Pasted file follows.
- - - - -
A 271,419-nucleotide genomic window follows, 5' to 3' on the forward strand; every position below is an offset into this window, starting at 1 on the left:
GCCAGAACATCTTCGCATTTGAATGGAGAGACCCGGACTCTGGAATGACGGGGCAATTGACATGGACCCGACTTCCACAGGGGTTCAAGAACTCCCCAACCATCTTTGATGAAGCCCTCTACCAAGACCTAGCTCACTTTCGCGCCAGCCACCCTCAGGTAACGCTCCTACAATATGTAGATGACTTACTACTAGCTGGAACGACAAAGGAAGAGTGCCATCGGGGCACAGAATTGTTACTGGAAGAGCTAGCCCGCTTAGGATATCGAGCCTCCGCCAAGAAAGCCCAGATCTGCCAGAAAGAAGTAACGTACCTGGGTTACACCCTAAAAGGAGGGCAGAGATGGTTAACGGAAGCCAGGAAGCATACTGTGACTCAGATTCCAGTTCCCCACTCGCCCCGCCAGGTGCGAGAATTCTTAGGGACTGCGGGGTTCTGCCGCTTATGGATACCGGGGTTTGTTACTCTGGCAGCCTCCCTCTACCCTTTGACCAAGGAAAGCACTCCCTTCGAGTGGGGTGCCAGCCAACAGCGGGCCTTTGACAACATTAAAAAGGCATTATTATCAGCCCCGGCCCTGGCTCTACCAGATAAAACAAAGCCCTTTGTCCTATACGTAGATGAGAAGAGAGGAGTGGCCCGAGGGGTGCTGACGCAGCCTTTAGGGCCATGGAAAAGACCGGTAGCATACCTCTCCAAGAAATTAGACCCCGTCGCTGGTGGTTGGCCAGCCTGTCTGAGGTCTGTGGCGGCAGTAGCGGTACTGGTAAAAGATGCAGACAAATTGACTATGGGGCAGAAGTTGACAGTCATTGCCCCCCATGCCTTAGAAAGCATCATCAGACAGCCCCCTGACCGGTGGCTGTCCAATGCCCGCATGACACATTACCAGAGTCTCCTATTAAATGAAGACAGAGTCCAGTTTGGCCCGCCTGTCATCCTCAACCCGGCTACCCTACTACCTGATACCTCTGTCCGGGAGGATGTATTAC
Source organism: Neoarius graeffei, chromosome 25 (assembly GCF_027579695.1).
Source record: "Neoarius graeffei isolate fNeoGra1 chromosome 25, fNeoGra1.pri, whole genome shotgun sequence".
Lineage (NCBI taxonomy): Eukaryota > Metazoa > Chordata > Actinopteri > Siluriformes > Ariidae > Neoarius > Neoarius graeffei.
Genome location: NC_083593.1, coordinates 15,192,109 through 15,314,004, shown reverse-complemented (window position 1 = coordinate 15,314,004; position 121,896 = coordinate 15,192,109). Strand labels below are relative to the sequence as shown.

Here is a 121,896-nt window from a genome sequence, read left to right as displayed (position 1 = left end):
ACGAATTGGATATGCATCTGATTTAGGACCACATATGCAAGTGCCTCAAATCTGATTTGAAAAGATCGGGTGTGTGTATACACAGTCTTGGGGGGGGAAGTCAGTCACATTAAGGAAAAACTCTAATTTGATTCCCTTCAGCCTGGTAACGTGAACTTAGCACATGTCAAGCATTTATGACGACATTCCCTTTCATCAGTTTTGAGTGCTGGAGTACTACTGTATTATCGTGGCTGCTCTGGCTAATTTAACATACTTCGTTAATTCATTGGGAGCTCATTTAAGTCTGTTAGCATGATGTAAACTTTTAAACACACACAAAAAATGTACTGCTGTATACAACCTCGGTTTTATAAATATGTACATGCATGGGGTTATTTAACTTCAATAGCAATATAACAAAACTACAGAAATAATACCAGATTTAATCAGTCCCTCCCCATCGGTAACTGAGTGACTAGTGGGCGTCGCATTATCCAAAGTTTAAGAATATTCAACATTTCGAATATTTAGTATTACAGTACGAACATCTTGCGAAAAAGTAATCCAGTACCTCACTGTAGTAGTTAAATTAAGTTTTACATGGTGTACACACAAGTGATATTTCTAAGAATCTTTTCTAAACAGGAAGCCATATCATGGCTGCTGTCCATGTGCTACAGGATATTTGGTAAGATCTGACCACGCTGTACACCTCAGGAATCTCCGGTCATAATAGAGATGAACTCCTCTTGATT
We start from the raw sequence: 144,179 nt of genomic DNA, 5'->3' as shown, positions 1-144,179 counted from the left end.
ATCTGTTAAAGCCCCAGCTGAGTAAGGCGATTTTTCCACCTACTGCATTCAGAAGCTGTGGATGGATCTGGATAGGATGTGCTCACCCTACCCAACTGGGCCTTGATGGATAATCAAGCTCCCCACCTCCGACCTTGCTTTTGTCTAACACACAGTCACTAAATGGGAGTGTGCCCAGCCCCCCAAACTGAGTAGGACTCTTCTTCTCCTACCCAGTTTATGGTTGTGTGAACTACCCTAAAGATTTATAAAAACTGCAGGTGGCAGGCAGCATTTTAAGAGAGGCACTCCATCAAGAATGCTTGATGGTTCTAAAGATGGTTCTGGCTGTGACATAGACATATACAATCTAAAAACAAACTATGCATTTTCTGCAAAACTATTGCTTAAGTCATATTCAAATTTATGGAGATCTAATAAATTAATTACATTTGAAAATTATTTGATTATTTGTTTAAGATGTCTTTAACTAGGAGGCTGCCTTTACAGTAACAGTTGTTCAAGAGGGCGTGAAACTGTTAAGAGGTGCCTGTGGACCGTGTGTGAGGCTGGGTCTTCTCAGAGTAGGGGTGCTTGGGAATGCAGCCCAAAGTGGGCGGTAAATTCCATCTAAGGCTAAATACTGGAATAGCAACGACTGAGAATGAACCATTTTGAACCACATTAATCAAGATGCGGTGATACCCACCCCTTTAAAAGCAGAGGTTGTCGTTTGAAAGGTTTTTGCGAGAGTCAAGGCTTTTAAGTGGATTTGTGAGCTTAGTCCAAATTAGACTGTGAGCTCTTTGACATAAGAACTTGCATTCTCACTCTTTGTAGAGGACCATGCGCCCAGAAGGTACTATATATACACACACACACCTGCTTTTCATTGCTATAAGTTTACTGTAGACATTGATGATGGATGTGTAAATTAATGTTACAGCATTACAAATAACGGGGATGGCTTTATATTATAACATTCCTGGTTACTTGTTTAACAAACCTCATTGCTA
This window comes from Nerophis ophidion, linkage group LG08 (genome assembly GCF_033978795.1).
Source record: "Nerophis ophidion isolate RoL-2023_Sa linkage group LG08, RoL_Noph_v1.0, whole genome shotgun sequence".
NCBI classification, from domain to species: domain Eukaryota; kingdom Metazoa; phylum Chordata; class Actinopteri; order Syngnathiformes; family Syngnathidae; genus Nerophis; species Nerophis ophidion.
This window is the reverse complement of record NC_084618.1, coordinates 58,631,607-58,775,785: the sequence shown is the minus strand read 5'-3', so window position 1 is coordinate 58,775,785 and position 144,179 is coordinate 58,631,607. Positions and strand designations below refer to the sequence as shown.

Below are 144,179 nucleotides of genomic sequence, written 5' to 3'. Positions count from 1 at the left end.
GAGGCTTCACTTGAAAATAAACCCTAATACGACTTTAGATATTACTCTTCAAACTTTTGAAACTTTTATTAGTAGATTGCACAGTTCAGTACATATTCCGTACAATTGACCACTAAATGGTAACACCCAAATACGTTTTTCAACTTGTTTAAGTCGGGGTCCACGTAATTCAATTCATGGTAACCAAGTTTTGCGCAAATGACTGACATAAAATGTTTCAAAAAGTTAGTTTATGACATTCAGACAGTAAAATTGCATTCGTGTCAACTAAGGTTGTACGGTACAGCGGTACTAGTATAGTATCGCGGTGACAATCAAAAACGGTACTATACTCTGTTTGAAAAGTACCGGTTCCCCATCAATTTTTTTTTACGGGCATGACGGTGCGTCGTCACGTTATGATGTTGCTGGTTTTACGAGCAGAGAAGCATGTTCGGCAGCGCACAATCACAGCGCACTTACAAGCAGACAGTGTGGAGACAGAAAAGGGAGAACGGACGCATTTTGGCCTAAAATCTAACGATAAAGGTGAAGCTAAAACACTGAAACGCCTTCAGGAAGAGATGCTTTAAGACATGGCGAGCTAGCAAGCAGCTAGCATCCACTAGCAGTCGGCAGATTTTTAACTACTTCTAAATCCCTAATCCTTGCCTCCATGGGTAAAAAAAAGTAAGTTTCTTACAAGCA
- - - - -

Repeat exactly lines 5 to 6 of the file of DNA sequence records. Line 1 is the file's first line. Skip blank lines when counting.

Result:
Lineage (NCBI taxonomy): Eukaryota > Metazoa > Chordata > Actinopteri > Siluriformes > Ariidae > Neoarius > Neoarius graeffei.
Genome location: NC_083593.1, coordinates 15,192,109 through 15,314,004, shown reverse-complemented (window position 1 = coordinate 15,314,004; position 121,896 = coordinate 15,192,109). Strand labels below are relative to the sequence as shown.